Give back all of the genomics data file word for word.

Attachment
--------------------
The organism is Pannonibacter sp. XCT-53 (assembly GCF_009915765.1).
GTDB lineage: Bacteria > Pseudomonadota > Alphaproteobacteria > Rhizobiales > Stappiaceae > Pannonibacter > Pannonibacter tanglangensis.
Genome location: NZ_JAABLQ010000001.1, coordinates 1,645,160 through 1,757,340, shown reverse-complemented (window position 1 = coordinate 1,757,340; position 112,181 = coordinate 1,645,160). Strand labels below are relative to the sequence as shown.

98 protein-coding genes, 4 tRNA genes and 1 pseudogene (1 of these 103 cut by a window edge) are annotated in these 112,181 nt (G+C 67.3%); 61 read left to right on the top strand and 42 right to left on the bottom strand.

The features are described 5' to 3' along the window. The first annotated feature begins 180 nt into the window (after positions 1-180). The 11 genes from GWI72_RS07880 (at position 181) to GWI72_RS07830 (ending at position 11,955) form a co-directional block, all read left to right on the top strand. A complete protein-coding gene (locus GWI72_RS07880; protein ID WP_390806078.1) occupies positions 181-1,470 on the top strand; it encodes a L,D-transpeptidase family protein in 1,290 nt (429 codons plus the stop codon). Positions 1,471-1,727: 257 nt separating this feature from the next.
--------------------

The organism is Pannonibacter sp. XCT-53 (assembly GCF_009915765.1).
GTDB lineage: Bacteria > Pseudomonadota > Alphaproteobacteria > Rhizobiales > Stappiaceae > Pannonibacter > Pannonibacter tanglangensis.
Genome location: NZ_JAABLQ010000001.1, coordinates 1,645,160 through 1,757,340, shown reverse-complemented (window position 1 = coordinate 1,757,340; position 112,181 = coordinate 1,645,160). Strand labels below are relative to the sequence as shown.

98 protein-coding genes, 4 tRNA genes and 1 pseudogene (1 of these 103 cut by a window edge) are annotated in these 112,181 nt (G+C 67.3%); 61 read left to right on the top strand and 42 right to left on the bottom strand.

The features are described 5' to 3' along the window. The first annotated feature begins 180 nt into the window (after positions 1-180). The 11 genes from GWI72_RS07880 (at position 181) to GWI72_RS07830 (ending at position 11,955) form a co-directional block, all read left to right on the top strand. A complete protein-coding gene (locus GWI72_RS07880; protein ID WP_390806078.1) occupies positions 181-1,470 on the top strand; it encodes a L,D-transpeptidase family protein in 1,290 nt (429 codons plus the stop codon). Positions 1,471-1,727: 257 nt separating this feature from the next.